It shouldn't be like that.

Sometimes unfortunately
well, fortunately it rarely

happens that WeBWorK program
does not take your answer

in a certain format.

Maybe the pi screws
everything up.

I don't know.

But if you do this
with your calculator,

eventually, you can What was
the approximate answer you got,

[INAUDIBLE]?

STUDENT: 0.467

PROFESSOR: And blah, blah, blah.

I don't know.

I think WeBWorK only cares
for the first two decimals

to be correct.

As I remember.

I don't know.

Now I have to ask
the programmer.

So this would be
approximately you

plug in the approximate answer.

I solved the problem,
so I should give myself

the credit, plus
a piece of candy,

but I hope I was able to
save you from some grief

because you have so much review
going on that you shouldn't

spend time on problems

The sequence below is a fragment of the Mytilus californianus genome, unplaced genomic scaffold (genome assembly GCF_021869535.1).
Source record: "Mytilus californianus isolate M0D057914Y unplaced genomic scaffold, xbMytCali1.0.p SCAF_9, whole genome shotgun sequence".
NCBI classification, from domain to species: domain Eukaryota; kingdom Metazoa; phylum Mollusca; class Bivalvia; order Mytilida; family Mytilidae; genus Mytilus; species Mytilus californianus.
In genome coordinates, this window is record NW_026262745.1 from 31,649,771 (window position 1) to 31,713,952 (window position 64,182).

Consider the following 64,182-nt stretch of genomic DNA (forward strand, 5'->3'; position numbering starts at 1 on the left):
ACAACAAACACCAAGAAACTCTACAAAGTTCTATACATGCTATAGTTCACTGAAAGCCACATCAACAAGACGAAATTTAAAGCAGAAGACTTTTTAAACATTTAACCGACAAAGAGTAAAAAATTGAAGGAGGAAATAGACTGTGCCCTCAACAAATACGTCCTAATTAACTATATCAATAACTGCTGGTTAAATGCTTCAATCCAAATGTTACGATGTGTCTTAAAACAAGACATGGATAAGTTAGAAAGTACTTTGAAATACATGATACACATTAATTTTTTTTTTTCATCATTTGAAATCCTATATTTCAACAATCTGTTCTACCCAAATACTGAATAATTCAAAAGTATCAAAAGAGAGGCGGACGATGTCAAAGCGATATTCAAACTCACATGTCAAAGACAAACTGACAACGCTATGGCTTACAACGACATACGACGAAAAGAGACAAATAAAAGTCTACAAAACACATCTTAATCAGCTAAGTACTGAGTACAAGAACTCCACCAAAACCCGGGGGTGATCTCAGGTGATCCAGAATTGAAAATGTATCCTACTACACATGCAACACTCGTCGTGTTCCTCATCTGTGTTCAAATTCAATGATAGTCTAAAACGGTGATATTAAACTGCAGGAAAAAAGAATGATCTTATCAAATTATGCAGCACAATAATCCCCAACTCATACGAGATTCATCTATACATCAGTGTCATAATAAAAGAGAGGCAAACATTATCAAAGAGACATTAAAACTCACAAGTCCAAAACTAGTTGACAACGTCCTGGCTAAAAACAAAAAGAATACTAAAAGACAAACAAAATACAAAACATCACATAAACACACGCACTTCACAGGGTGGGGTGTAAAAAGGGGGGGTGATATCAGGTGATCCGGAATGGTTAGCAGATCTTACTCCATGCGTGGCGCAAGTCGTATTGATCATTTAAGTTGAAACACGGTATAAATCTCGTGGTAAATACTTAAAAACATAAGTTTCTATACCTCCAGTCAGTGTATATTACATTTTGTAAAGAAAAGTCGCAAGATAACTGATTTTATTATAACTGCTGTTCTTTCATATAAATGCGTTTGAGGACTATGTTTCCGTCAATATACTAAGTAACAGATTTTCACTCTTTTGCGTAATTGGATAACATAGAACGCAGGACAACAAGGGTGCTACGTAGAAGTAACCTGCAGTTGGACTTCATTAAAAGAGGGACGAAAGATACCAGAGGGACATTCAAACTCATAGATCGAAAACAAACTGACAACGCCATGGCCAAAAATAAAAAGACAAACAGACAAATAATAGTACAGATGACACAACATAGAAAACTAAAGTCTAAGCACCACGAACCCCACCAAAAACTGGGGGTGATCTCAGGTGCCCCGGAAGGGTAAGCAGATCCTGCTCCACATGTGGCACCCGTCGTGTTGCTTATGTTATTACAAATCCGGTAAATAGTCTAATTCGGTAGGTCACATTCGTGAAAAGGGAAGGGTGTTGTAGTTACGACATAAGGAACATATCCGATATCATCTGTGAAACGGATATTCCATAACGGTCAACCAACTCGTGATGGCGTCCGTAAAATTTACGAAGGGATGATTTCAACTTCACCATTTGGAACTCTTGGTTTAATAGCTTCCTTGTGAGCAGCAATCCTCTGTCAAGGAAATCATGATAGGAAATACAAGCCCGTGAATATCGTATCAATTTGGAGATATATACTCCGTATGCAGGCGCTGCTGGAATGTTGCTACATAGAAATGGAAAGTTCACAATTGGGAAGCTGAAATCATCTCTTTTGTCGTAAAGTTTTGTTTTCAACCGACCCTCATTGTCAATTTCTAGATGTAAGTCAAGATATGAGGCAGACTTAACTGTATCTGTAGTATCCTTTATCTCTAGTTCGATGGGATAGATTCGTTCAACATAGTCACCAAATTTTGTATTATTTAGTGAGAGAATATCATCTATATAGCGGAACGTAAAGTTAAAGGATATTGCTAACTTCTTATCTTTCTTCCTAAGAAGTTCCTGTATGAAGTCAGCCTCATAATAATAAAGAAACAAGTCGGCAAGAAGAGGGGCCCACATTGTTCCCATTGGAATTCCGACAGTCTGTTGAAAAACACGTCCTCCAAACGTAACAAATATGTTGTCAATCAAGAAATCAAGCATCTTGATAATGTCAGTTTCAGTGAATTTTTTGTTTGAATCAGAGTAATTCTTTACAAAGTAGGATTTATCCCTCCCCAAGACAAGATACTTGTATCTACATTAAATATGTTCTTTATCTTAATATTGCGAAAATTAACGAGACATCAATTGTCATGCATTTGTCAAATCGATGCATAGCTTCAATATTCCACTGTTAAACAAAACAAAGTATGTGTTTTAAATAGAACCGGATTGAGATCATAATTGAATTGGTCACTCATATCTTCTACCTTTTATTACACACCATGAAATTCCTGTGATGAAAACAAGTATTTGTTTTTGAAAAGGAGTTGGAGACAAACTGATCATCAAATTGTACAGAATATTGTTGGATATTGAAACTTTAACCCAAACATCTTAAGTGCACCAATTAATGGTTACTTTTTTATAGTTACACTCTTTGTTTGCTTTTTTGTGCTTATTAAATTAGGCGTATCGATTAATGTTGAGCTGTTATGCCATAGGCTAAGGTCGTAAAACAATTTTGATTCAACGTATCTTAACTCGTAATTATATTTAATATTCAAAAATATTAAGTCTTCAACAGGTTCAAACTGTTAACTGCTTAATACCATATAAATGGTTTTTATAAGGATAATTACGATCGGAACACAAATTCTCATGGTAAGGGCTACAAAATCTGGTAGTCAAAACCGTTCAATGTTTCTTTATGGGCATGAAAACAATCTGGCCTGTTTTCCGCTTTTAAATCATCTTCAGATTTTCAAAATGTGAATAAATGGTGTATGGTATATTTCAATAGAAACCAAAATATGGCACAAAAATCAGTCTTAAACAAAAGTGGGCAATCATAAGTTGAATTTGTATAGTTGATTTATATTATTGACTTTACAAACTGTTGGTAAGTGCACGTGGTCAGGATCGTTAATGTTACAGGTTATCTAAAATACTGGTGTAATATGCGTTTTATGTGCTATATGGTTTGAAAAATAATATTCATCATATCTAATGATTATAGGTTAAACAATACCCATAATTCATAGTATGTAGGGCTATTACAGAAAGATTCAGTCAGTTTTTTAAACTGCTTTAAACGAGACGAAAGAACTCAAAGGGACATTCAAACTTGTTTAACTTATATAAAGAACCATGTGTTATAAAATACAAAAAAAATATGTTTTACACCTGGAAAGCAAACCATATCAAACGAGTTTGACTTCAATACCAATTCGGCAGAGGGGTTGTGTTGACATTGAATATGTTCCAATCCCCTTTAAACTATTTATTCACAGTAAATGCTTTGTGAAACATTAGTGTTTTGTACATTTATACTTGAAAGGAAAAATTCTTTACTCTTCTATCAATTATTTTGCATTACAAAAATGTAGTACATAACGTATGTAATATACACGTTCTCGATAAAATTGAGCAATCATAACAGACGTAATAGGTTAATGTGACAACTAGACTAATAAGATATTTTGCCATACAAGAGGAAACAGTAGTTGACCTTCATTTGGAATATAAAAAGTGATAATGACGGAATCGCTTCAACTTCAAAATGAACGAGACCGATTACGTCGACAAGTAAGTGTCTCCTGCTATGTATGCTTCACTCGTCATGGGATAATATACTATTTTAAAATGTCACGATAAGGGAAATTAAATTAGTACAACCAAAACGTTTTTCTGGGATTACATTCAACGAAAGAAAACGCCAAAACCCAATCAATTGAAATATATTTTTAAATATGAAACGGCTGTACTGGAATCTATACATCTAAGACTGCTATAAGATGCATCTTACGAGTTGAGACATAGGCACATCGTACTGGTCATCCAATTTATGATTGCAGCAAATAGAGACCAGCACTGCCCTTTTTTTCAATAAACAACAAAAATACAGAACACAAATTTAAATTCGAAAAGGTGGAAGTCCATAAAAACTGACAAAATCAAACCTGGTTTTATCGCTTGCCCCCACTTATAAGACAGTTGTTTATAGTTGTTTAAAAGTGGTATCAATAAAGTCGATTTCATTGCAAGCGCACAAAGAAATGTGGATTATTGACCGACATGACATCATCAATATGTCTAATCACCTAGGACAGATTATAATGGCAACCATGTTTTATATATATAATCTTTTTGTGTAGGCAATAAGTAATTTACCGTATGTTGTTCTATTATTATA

that you headache

for computational reasons.

Actually, I have
computational reasons,

because we are not androids
and we are not computers.

What we can do is
think of a problem

and let the software
solve the problem for us.

So our strength does not consist
in how fast we can compute,

but on how well we can solve a
problem so that the calculator

or computer can carry on.

All right.


I know I covered
up to 13.6, and let

me remind you what we covered.

We covered some beautiful
sections that were called 13.4.

This was Green's theorem.

And now, I'm really proud
of you that all of you

know Green's theorem very well.

And the surface
integral, which was 13.5.

And then I promised
you that today we'd

move on to 13.6, which
is Stokes' theorem,

and I'm gonna do that.

But before I do that, I want
to attract your attention

to a fact that this is a bigger
result that incorporates 13.4.

So Stokes' theorem
is a more general

result. So let me make a